Also, as Goldberg points out, conspiracists tend overwhelmingly to be male. Joe MacCarthy, Robert Welch, Mark Lane, Louis Farrakhan, Oliver Stone, Fetzer and Barrett. The leading Roswell nut-cases and Area 51 wack-jobs – all men. Conspiracism is a testosterone-rich environment. I would add that this can be partially explained by the fact that conspiracist thinking is a power-grabbing fantasy. This is something that men seem to be more interested in than women.

I would also add, though, that both these functions are filled by real theories. Boyle’s law and the law of supply and demand integrate diverse phenomena and promise to empower us through understanding. But I maintain that conspiracy “theories” are not real theories. What is the difference?

For one thing, real theories mean work. It takes work to understand them. They are abstract, difficult. They always use often use a highly specialized conceptual aparatus, and math symbols that only those who have spent long, boring hours of study can understand. And even after you understand them, they assign you more work. The law of supply and demand means that, if you don’t like gradually rising gas prices, you have to get off your butt and find more sources of fuel. (Damn! That could take years! Let’s just sit here and hate the oil companies some more!)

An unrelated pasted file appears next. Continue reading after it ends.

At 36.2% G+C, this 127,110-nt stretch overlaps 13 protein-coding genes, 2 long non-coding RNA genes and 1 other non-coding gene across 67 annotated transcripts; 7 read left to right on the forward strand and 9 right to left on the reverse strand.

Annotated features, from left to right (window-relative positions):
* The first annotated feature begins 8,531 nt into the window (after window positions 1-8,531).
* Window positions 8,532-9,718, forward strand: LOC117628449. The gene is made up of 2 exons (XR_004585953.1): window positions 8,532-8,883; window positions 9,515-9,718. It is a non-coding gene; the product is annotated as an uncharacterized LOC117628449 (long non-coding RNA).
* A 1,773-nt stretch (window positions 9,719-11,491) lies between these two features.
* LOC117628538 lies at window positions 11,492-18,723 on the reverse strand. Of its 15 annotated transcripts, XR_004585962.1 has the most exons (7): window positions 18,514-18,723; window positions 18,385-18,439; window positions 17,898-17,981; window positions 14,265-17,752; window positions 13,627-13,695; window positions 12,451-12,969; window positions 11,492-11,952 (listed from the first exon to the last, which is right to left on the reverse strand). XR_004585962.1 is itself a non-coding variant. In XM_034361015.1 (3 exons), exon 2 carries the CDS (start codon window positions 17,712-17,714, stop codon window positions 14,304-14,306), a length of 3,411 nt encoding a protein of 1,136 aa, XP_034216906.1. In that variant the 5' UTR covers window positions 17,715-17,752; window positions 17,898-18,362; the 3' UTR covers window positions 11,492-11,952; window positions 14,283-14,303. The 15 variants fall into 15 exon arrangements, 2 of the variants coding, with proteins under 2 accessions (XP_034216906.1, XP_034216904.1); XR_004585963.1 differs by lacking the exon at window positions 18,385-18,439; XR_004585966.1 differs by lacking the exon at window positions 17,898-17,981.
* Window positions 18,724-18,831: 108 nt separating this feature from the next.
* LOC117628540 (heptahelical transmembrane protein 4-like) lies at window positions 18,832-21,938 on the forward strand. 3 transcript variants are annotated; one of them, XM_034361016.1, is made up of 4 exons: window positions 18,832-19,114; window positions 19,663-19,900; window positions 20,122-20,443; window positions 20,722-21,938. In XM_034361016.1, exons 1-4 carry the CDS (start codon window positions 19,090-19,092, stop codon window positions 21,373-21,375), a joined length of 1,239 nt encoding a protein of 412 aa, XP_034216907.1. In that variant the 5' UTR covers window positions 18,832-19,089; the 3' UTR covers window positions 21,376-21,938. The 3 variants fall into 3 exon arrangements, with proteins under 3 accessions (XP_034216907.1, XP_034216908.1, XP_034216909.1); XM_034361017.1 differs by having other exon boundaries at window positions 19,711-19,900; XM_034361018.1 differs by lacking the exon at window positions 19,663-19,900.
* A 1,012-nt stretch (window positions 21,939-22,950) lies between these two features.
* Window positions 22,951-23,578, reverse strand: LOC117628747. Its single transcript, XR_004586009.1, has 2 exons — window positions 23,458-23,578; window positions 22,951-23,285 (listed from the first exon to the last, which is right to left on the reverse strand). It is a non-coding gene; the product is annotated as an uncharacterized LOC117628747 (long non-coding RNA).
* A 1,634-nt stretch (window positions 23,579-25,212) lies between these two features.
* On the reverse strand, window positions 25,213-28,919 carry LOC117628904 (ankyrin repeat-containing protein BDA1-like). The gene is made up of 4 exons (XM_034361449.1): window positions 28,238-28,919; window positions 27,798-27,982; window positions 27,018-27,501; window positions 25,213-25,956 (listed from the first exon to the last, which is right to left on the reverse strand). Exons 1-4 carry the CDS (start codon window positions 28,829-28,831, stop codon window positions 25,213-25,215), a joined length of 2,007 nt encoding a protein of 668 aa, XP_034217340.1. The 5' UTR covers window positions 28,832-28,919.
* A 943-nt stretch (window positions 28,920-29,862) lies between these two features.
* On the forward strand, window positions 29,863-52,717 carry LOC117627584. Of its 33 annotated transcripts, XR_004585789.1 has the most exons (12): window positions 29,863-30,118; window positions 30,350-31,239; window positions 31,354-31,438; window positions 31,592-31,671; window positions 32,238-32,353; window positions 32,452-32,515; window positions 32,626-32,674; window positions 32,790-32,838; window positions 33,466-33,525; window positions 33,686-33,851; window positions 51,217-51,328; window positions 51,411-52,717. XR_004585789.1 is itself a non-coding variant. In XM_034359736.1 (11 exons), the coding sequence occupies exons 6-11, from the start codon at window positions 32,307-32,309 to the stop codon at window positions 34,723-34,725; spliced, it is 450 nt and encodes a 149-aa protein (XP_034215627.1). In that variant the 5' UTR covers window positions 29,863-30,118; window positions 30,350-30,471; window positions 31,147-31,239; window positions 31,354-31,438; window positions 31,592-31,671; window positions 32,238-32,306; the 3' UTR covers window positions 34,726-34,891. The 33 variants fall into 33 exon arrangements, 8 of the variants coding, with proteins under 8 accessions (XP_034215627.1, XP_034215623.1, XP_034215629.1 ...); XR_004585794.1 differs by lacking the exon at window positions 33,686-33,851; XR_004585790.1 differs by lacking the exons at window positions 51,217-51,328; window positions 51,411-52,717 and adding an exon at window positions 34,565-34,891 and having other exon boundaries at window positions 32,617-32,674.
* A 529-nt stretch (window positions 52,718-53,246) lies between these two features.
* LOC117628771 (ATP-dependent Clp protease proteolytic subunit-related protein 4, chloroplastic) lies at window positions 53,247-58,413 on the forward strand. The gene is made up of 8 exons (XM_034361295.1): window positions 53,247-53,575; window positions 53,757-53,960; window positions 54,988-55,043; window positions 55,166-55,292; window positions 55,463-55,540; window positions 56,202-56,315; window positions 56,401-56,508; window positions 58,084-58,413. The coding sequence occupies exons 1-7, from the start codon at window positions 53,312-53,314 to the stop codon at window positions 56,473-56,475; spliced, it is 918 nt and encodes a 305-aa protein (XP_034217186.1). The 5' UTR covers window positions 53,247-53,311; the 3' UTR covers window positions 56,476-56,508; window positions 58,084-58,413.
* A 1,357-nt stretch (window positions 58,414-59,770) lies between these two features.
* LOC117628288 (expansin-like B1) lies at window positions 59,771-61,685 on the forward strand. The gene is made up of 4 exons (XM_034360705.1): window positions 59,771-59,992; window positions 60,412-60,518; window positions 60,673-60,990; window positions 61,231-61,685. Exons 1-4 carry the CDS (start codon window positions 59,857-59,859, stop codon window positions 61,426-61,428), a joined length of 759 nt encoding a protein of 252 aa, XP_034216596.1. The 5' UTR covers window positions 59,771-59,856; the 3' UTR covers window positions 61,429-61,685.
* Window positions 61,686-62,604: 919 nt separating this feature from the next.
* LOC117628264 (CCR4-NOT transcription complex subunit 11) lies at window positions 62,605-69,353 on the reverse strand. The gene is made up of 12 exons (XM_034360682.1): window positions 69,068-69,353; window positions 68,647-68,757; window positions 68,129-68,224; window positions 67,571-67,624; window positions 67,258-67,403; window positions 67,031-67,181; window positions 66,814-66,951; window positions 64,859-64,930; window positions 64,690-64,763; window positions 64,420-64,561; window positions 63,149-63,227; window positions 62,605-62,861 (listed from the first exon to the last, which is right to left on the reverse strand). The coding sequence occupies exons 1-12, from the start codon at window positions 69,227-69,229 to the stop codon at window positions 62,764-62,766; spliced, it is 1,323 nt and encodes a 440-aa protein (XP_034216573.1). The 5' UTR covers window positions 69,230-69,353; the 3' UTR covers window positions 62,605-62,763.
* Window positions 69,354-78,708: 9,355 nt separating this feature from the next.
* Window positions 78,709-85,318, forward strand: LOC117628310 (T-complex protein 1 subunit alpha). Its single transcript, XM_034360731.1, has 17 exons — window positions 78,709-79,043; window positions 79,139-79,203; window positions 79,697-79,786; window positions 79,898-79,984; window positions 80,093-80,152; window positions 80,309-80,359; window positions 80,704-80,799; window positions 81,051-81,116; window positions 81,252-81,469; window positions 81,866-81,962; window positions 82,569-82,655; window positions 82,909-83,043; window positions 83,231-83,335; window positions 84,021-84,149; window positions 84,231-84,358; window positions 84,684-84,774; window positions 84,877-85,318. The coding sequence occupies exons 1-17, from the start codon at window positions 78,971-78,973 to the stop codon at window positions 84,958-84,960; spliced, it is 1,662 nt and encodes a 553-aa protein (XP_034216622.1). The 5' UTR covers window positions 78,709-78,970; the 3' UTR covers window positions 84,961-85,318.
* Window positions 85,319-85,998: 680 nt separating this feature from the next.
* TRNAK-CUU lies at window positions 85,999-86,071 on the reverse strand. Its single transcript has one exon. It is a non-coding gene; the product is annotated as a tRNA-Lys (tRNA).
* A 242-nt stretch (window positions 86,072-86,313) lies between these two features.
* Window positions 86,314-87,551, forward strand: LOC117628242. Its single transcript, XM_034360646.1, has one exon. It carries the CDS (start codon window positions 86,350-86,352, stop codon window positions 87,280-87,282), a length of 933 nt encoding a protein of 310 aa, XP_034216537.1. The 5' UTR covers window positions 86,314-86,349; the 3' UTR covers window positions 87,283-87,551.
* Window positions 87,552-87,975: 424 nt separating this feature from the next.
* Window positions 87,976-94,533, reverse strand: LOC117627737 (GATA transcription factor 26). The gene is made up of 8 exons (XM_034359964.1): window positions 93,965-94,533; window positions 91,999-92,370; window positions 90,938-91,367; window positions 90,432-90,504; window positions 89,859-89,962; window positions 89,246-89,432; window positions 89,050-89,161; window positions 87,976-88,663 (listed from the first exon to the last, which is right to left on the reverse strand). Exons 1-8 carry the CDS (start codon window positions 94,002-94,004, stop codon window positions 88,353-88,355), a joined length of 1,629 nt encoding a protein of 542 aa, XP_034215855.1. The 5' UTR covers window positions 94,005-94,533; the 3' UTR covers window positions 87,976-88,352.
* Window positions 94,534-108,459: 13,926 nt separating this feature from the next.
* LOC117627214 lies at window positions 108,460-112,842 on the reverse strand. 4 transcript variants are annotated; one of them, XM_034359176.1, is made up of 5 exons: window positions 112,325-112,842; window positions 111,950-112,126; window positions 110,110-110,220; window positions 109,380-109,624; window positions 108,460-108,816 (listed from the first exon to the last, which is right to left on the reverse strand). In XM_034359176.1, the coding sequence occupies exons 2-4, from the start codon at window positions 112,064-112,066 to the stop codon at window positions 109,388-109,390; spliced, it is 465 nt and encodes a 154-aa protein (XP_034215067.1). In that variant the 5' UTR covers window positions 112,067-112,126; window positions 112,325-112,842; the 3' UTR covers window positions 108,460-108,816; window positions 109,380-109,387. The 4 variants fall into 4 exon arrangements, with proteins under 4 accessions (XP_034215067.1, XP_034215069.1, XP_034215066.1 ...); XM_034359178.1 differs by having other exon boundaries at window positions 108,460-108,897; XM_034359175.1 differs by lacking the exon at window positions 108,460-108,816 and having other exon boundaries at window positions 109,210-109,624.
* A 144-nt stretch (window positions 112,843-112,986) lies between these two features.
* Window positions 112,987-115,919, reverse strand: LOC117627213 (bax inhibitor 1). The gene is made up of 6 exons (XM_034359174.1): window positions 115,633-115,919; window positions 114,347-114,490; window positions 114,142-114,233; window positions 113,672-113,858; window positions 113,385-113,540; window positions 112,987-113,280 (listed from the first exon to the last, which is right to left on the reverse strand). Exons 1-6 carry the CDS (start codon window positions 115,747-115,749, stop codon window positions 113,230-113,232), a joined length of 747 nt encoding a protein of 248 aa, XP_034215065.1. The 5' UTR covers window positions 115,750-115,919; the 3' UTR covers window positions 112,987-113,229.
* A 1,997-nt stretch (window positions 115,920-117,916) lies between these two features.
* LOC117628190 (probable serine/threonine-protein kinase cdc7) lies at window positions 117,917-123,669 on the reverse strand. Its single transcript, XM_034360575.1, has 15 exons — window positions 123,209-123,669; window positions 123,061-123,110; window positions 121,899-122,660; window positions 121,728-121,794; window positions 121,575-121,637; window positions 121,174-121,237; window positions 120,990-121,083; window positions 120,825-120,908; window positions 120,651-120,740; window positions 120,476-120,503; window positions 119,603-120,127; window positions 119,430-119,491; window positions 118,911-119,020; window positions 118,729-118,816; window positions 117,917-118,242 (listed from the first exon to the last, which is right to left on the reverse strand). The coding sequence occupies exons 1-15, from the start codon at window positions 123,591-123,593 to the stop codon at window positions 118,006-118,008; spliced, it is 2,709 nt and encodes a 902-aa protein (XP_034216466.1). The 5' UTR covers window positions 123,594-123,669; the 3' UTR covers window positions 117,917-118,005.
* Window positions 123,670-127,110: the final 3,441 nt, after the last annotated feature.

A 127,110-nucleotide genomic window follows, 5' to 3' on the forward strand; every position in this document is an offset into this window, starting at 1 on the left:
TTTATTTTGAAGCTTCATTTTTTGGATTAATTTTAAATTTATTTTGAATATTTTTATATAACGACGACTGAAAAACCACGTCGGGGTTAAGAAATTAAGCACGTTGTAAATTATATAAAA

Of course, once you realize that everything is the fault of Big Oil or the Jews, there is nothing at all that you can do about it. But that is actually liberating: Nothing to do! You’re off the hook! The power rush was from the insight itself, realizing what the real cause was. You’ve penetrated the Veil of Maya. Actually gaining and using real power – that’s just more work!

There is one more huge difference between conspiracism and real theory. Conspiracies make good stories, as Goldberg reminds us. Think how many movies depict conspiracies, from Birth of a Nation through Meet John Doe and and The Manchurian Candidate and Seven Days in May to dozens of current offerings. By contrast, a real theory is a cold minuet of bloodless abstractions. No story there.

In addition, I would point out that a conspiracy theory appeals to a common and pervasive human emotion: namely, hatred. Conspiracies have the two characteristics that separate the Hateful from all other things: they are powerful, and they are very, very bad. If your dominant emotion is a haunting, free floating hatred, and you need something to fasten it to and justify it, try a conspiracy theory! If might be just what you were looking for!